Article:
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Archive for July, 2010

Arizona turns off its photo ticket contract.

The cameras, which included 76 units either mounted near the shoulder or operated from vans, were adept at snapping speeders as they whizzed past sensors, but getting offenders to pay after the tickets were mailed to them was another matter. Less than a third of the 1.2 million tickets issued were paid, and the state collected $78 million, far below the projected $120 million annual revenue. Some of those tickets, typically $181 apiece, no doubt were lost in the mail…

no doubt.

… others no doubt were not paid as violators tested a legal theory that they needed to be served in person.  Process servers who were supposed to follow up could hardly keep up with the load.

Oh.  That’s much more likely.  Wonder what it costs to hire a cut-rate process server in Arizona?  $80 per attempt?  $50?  What with the vendor’s rake-off for running the system, I bet nobody did the math to figure out whether they’d ever break even.
But WTF is this about?

Lawmakers at the hearing were concerned with more than just accident statistics. State Representative Andy Biggs (R-Gilbert) was also upset to learn that the Redflex freeway cameras have been recording video twenty-four hours a day to track the movements of drivers not accused of any crime. Last September, TheNewspaper first reported the plan to link all continuously recording photo enforcement cameras into a nationwide surveillance network.

Jesus on fishhooks.  Sometimes when I read stuff like this I wish I was actually MORE paranoid than I am.

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The NRA has announced its opposition to the Elena Kagan nomination. By picking such a weak nominee, Obama was really  just asking for it:

We have carefully examined the career, written documents and public statements of nominee Elena Kagan and have found nothing to indicate any support for the Second Amendment. On the contrary, the facts reveal a nominee who opposes Second Amendment rights and is clearly out of step with mainstream Americans.

Therefore, the NRA is strongly opposed to Kagan’s confirmation to the Court.

See, here’s the thing.  She’s got no record to speak of.  No proven philosophy.  No demonstrated commitment to progressive causes, or women’s causes, or, hell, any causes at all for that matter.  The only thing that Democrats could use to justify supporting her nomination is that Barry Picked Her.

And that might have worked!  As long as nobody serious and organized bothered to point out any of the reasons to object to the nomination. Since the NRA is both serious and organized, they seized on the flaws in Kagan’s background and are using them to whip Republicans into opposition.

If Obama had picked someone that liberals could rally behind, there would be a groundswell of support for the nominee to stand against the NRA’s objections. As it is, the NRA is making essentially the same complaints that many on the left have been making ever since Kagan was named as the nominee: (a) we don’t know anything about her philosophy, (b) she has no relevant experience, and (c) there are reasons to suspect she might actually do more harm than good. See, for example, Glenn’s excellent coverage here.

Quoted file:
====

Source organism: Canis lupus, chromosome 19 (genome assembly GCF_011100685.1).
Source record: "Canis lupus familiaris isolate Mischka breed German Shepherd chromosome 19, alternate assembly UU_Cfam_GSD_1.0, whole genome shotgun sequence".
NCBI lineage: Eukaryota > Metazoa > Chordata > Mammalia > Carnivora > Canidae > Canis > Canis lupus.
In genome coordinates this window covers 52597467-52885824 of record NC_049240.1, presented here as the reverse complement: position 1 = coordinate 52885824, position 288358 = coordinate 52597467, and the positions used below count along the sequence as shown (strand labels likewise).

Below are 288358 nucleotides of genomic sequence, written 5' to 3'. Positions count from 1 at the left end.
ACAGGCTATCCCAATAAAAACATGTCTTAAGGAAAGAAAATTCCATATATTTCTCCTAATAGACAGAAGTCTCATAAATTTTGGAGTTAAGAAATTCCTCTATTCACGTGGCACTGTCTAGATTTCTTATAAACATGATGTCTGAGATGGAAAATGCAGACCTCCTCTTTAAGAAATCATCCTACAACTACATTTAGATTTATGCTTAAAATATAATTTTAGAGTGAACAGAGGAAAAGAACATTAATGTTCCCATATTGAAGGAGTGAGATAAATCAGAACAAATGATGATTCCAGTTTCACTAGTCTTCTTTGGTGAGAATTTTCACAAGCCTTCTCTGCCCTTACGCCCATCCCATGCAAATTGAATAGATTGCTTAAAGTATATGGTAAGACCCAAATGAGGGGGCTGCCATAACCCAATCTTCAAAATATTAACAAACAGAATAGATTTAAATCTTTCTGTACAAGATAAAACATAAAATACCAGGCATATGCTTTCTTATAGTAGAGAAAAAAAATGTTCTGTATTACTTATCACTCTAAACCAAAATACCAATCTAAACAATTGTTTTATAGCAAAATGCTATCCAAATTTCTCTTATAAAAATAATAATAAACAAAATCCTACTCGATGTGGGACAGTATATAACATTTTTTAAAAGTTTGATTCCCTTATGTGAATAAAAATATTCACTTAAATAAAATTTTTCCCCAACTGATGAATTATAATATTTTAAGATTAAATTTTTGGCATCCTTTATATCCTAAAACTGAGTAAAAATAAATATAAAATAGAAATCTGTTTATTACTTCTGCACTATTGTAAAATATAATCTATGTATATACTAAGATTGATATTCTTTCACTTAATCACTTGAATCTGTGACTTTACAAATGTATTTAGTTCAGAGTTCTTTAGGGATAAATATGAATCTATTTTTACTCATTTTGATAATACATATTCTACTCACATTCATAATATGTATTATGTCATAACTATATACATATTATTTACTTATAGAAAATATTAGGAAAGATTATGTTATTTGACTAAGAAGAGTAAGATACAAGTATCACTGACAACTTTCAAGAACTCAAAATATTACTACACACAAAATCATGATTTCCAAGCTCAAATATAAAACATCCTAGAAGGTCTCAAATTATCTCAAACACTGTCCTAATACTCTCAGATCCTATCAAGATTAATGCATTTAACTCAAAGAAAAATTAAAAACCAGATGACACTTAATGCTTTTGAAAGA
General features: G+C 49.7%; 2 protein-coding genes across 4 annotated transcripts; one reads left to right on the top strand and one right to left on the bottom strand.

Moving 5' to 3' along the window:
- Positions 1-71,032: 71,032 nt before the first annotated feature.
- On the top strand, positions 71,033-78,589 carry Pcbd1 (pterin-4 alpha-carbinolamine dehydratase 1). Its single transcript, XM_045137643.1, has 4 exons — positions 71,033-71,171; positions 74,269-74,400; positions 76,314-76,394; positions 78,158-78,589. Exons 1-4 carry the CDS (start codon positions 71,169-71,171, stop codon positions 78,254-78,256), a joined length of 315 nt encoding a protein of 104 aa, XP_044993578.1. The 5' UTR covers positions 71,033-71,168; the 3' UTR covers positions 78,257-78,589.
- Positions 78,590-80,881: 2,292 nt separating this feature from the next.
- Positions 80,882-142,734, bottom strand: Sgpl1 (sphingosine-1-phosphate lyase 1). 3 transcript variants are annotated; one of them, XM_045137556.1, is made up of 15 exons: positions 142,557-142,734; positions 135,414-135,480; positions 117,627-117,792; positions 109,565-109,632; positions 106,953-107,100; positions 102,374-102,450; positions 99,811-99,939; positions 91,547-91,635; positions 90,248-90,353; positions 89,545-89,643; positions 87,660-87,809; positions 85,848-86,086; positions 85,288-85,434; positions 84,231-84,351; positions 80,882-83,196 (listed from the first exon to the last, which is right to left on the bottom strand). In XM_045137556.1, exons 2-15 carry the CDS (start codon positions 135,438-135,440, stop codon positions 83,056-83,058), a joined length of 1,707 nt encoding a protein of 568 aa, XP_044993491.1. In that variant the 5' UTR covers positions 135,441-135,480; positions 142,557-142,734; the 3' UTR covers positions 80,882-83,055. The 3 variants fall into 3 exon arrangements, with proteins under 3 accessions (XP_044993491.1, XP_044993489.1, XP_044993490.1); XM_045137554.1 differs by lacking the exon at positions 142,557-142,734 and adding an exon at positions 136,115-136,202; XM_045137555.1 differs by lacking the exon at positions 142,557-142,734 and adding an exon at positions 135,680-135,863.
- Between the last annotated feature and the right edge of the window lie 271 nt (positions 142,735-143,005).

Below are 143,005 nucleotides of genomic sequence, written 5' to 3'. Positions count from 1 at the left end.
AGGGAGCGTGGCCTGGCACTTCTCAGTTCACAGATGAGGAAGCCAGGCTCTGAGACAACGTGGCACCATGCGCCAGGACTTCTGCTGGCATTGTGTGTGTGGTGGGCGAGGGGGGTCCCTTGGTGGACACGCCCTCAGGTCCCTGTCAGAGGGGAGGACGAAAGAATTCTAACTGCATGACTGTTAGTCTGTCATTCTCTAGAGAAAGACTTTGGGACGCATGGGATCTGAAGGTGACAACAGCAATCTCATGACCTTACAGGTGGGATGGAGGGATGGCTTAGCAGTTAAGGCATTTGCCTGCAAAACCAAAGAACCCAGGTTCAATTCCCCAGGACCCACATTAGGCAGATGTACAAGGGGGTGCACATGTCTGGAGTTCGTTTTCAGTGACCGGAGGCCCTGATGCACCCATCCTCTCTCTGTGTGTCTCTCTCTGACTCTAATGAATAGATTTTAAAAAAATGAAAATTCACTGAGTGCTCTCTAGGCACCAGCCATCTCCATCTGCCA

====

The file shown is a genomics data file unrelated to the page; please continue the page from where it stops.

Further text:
If the Administration had listened to Greenwald’s substantive objections before the nomination, and picked someone that liberals could support without holding their noses, they could lean on that support now. Instead, liberals have no reason to rally behind this nominee, and so there are no voices to oppose the NRA. And if her nomination fails now because she is a blank slate, well, Obama only has himself to blame.

[this post was edited later that night for clarity]

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Zero hedge points out the logical disconnect between GOP rhetoric and fiscal reality:

[W]hile the noise out of Washington is trying to convince us that these deficits are ruinous, the ten year Treasury bond yields we saw yesterday at a stunning 2.97% are telling us that, in fact, they are no problem at all, and that the government can now borrow nearly infinite amounts of money at the lowest interest rates in history.

And what does all that deficit spending get us?

Out of a current projected budget deficit of $1.3 trillion, $700 billion, or 54% comes from the Bush era tax cuts, $320 billion (25%) from a tax revenue fall off caused by the Great Recession, $200 billion from the wars in Iran and Iraq (15%), and $50 billion (4%) is generated by Obama’s recovery measures. The TARP and the bailout of Fannie Mae and Freddie Mac are so small, they don’t even register on the chart. All of the angst, complaining, moaning, blustering, and carping is about the 4%.

So all the sound and fury about austerity and fiscal discipline is just so much bullshit, to distract the focus of public attention from where it would otherwise be directed.  If anyone was really serious about cutting federal deficits, there are three big fat juicy targets: repeal the Bush tax cuts, end the pointless occupations, and put Americans back to work by having the government hire them directly.

It’s not rocket science.

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More than one in seven homeowners with loans in excess of a million dollars are seriously delinquent, according to data compiled for The New York Times by the real estate analytics firm CoreLogic.By contrast, homeowners with less lavish housing are much more likely to keep writing checks to their lender. About one in 12 mortgages below the million-dollar mark is delinquent. emphasis added

from The Big Picture.  I’m sure that somehow this can be blamed on lazy brown people.  I’m a bit less optimistic that we’ll see any retractions of all the “subprime” stories that started running in summer 2007.

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